Given that Paris Review's new editor Philip Gourevitch comes from the New Yorker, and his selection was made by ancient Robert Silvers from New York Review of Books, it's difficult to see anything exciting forthcoming from the renowned lit periodical.
The New Yorker and NYRB are both outdated holdovers of a faraway literary past, their offices-- at least their thoughts-- covered in layers of dust, the caretakers occasionally shaking it off and blinking awake amid the cobwebs long enoough to show the world they're still breathing. Their audiences are well-guarded rich people in suburban mansions, Manhattan penthouse luxury condos, and one or two folks on Fisher's Island. Rick Moody's "Three Thousand." These folks are incapable of re-imagining literature-- which would be like asking extinct dinosaurs to reinvent themselves. (Saving the moldy literary aristocracy is a feat beyond even Michael Crichton's imagination.)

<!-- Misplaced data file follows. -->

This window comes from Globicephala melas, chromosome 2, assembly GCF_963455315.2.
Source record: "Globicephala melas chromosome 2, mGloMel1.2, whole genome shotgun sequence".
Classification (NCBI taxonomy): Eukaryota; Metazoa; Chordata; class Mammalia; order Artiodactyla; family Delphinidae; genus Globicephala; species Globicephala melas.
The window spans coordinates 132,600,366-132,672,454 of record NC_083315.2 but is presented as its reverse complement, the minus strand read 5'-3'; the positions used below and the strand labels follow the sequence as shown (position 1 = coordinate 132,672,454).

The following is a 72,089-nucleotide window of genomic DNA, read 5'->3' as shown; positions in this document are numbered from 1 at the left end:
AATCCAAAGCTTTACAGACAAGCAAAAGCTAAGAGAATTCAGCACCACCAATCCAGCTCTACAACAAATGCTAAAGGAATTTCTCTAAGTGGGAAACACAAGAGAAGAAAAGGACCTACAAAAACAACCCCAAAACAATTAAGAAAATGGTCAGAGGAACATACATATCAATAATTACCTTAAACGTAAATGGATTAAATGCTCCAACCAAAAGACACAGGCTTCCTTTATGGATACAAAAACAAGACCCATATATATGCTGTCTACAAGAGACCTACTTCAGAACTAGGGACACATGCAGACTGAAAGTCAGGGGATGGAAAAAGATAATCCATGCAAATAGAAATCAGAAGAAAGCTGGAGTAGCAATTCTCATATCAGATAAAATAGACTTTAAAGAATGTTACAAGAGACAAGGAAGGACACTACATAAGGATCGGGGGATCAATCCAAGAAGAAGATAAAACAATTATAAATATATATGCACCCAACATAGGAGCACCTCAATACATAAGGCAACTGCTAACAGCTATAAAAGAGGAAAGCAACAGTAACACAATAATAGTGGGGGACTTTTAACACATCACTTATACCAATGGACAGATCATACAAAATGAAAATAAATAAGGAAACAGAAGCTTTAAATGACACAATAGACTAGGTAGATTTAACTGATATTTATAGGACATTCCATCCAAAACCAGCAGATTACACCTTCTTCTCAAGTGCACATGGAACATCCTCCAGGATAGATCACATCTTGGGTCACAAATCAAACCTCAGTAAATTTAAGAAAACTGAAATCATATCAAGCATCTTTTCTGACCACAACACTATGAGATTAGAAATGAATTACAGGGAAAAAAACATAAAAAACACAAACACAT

One can predict the new Paris Review to be stale, predictable, and thoroughly status quo in aesthetics and outlook.